Saturday, May 19, 2012

Catching Fire

I just finished reading the Hunger Games trilogy (The Hunger Games; Catching Fire; Mockingjay).  The story-arc is very good indeed, and I’m looking forward to seeing how parts 2 and 3 will be translated onto the screen.  What makes it good is that, like all good stories, it is true.  Fictional, yes; but true...

There is a moment, a third of the way through Catching Fire, when Katniss Everdeen finds herself trapped outside of the fence that surrounds District 12.  She has long enjoyed stolen, risky moments of personal freedom beyond the enclosing fence, because it is rarely electrified and she has both the need (to feed her family) and the courage to refuse to be confined.  But now the fence is alive.  Unbeknownst to Katniss, two Peacekeepers wait at her house; wait to inform those who care about her that she is dead; wait to ensnare them, too.  Even though she does not know this, she knows that she must re-enter District 12 and get home; that she cannot allow the Capitol any capital here.  Her only hope – and the odds are not in her favour – is to climb a tree that has a branch which extends over the fence; to hang from the tree, and drop from the branch, a fall of 8m, hoping the snowdrift below will sufficiently break her fall.  It does, but in landing Katniss seriously damages her left heel.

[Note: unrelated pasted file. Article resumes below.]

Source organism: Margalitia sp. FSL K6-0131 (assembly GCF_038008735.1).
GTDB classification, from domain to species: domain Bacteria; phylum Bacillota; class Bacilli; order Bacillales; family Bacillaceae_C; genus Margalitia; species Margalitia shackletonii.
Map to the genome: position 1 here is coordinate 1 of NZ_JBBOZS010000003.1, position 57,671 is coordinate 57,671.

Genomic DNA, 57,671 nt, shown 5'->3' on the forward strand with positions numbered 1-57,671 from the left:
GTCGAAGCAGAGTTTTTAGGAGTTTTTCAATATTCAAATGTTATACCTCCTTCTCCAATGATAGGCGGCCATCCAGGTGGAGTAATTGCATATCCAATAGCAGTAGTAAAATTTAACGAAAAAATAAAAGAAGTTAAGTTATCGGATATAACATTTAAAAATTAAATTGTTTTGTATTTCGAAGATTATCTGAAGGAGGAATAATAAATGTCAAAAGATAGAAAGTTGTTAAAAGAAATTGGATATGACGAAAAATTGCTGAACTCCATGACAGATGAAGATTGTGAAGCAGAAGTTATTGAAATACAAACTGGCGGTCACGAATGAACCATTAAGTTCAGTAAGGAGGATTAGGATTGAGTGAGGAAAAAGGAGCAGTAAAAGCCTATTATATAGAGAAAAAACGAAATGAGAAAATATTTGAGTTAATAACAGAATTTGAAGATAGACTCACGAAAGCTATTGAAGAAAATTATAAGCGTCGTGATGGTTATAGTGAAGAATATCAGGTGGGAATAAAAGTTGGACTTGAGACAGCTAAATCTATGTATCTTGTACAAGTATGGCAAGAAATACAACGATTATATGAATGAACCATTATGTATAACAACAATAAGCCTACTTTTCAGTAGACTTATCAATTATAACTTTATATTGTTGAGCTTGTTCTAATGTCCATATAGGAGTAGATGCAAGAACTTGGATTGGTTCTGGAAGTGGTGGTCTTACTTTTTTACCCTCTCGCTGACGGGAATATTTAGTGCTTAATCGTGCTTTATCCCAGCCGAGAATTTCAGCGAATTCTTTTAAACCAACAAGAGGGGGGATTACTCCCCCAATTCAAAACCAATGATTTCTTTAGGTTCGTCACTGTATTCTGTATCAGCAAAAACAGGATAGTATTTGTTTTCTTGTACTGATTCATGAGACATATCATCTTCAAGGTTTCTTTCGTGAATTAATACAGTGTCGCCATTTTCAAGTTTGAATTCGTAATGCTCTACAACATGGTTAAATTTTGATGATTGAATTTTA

This scene gains added significance when it is remembered that the President of Panem is called Snow.  (Indeed, his shadowy hand, for good or ill, or intended ill subverted for good, stirs the snowflakes wherever the fall in the story.)  It gains even more significance if we recognise that Snow is the perennial poison-tongued Prince of the world in which the story is set; and if we are familiar with the promise of Genesis 3:15, that the offspring of the woman whose husband has been returned to the ground will crush the serpent’s head while at the same time being struck in the heel by the serpent.  In her descent from on high, which results in the snowdrift being crushed and her heel being broken, Katniss – whose father died in a mining incident, and whose body was not found; who was returned to the ground – triumphs (not for the first time, nor the last) over death – the impassable fence that cut her off from the community – and over the powers that use death as a means of controlling people’s lives.  It is a Christological moment.

No comments:

Post a Comment